He found work and after some months, his family finally joined him in the town, where thousands of others had also fled. Later, he moved to Sudan’s capital, Khartoum, where he worked for a year.
But he moved back to Kabkabiya when the local authorities there started allocating plots of land to internally displaced people, or IDPs, allowing them to build houses.
Over 50,000 other displaced Sudanese have arrived in the town over the years, most recently in 2016. Ahmed worries constantly about his children as he struggles to make ends meet.
While peace has slowly returned to Darfur since 2003, the situation remains fragile in some parts of the region. Numerous abandoned villages dot the empty landscape surrounding Kabkabiya and other places in North Darfur.
UNHCR, the UN Refugee Agency, and partner agencies are providing humanitarian assistance, including schools.
“Many of the youth are not educated, particularly those who grew up during the conflict. They need skills to be able to contribute to the economy,” explains Fortunata Ngonyani, UNHCR’s Senior Protection Officer in El Fasher.
According to a report published this week by the Internal Displacement Monitoring Centre (IDMC), the number of people fleeing conflict or violence but remaining within their own countries reached an all-time high of 45.7 million in 2019.
UNHCR recently launched the IDP initiative to step up the response to internal displacement situations through the course of this year and 2021. It focuses on nine countries: Ethiopia, South Sudan, Sudan, Burkina Faso, Democratic Republic of the Congo, Iraq, Afghanistan, Ukraine and Colombia.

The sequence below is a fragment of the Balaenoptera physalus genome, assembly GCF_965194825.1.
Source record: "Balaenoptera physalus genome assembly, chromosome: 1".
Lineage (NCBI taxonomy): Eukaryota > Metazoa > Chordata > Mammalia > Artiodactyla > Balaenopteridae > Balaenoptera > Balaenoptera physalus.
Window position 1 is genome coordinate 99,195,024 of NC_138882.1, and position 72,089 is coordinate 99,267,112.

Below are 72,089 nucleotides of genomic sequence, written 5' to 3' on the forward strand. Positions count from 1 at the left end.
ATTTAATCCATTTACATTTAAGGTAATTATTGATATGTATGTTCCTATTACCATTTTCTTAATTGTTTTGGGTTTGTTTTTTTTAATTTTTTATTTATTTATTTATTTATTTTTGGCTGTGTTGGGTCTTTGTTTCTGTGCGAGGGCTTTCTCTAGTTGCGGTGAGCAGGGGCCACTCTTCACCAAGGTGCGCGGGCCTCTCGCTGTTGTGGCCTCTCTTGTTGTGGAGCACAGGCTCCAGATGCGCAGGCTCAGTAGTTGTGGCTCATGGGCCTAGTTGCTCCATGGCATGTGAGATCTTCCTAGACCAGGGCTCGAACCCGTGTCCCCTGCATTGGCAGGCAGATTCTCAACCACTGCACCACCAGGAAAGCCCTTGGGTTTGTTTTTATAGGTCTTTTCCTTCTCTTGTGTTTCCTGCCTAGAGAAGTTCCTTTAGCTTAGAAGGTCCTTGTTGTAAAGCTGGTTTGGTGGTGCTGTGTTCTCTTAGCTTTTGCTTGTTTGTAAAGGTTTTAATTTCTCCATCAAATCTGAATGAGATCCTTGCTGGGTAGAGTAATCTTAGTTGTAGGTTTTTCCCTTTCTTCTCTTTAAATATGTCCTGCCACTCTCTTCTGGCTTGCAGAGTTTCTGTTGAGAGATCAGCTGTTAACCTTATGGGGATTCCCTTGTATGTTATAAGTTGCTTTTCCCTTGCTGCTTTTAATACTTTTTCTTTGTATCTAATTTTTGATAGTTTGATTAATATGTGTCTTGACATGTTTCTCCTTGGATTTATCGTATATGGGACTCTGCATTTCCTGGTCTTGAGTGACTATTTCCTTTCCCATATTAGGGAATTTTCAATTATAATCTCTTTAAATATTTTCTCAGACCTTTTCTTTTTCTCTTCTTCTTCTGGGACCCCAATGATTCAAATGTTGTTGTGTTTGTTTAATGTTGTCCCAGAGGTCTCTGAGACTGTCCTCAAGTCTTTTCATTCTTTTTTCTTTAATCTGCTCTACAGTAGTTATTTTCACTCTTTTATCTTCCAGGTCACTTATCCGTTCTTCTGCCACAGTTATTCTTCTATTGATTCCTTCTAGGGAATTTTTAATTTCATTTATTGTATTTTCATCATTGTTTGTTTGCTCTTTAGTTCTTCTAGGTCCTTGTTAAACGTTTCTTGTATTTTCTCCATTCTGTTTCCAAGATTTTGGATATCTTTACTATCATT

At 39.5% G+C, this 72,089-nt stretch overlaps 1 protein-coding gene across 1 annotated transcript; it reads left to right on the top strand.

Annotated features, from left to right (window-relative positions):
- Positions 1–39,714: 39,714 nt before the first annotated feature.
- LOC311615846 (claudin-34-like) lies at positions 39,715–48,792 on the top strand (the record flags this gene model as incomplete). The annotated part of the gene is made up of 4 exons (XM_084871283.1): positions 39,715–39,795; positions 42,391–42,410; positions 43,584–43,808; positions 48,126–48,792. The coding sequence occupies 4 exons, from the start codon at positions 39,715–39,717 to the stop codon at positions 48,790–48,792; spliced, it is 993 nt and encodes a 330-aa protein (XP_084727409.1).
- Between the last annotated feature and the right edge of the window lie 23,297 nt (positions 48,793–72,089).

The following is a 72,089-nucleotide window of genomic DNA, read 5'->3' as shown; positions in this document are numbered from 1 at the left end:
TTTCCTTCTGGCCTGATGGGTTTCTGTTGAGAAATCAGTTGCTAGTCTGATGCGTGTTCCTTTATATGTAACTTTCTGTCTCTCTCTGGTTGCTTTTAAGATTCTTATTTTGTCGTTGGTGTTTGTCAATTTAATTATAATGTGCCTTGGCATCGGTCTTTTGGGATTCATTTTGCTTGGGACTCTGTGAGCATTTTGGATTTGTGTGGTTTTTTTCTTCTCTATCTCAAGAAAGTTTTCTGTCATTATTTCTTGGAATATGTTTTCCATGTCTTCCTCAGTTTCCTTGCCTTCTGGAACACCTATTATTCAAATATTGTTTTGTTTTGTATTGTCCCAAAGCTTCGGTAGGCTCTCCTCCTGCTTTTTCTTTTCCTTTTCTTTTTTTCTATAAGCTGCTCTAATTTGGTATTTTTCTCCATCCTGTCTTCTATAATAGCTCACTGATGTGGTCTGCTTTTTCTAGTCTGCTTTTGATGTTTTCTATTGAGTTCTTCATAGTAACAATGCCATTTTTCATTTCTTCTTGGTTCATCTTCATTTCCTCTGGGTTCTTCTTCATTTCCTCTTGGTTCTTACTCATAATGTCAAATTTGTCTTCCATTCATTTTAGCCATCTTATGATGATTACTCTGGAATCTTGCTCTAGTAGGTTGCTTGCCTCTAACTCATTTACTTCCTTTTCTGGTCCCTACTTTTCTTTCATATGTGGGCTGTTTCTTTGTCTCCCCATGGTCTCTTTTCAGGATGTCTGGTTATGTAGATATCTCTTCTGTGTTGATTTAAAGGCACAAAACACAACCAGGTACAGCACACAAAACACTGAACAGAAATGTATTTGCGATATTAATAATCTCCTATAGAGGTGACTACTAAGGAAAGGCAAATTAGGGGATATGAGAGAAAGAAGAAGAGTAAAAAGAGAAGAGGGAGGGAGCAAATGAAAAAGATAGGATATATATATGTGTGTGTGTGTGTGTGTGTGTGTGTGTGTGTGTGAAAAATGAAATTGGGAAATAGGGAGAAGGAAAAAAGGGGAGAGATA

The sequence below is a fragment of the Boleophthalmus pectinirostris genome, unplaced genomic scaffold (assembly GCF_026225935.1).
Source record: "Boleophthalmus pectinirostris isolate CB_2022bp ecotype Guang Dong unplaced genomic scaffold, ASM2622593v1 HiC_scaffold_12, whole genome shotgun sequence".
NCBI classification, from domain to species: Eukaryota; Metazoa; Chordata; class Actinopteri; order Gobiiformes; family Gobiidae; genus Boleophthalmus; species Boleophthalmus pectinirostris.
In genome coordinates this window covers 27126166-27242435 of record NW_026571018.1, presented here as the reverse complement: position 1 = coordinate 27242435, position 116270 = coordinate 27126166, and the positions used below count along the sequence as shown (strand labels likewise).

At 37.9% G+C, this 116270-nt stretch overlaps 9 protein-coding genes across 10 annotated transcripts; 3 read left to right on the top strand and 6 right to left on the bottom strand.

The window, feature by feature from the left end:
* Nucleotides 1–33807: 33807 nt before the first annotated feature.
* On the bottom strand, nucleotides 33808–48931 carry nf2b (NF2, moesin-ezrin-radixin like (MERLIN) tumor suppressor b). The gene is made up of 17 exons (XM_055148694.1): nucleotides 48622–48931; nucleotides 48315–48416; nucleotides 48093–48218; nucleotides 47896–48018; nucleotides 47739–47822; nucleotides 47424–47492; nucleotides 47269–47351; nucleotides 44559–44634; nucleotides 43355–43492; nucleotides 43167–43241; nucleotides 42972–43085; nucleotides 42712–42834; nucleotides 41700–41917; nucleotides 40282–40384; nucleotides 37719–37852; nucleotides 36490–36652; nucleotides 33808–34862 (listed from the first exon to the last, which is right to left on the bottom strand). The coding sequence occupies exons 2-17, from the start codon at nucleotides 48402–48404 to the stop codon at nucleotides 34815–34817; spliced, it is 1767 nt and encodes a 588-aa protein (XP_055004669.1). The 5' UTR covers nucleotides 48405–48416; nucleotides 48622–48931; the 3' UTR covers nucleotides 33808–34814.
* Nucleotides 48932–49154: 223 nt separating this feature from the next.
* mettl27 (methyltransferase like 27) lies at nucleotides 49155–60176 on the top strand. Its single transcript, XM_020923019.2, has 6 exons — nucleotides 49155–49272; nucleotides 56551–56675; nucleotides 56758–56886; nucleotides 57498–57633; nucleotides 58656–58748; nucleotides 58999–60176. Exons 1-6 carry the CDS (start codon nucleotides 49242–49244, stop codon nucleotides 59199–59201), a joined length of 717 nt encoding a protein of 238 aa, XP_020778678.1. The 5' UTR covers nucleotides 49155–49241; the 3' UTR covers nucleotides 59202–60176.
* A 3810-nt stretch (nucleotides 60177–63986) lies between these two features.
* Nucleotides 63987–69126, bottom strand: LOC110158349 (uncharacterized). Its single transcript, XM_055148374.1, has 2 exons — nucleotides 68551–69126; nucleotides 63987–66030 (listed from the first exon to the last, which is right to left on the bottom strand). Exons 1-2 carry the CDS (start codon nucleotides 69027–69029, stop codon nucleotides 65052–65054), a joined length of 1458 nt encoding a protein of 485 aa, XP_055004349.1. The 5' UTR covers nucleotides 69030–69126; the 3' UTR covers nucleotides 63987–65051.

The initiative aims to generate greater visibility to the impact of internal displacement on those affected, secure more resources for IDP responses and strengthen UNHCR’s support to operations in these nine countries.
- See also: UNHCR warns of looming humanitarian crisis in South Sudan, amidst ongoing fighting and coronavirus threat
“As humanitarian agencies, we are trying together with the government, to assist the displaced but so far, the situation is still dire. People need a lot of support so that they can move forward,” adds UNHCR’s Ngonyani.
Zahra recounted how she had fled on foot with her family to Korma, a small desert town, north-east of Kabkabiya. After nearly three months, she was relocated to Abu Shouk IDP camp – one of the biggest IDP camps in North Darfur, with over 90,000 inhabitants.
“I swear if there is peace, I can go back right now.”
But some 15 years later she is still there, struggling to care for her family.
“We still need help. We need jobs. I have no goats, no farm, nothing,” she said.
Ahmed too misses his life as a farmer.
“I always remember my land because it was ever green. Apart from sugar and salt, everything else came from my farm,” he said sadly. “I swear if there is peace, I can go back right now. We will go back so that we can live the way we used to and develop our place.”
Originally published on UNHCR on 04 May 2020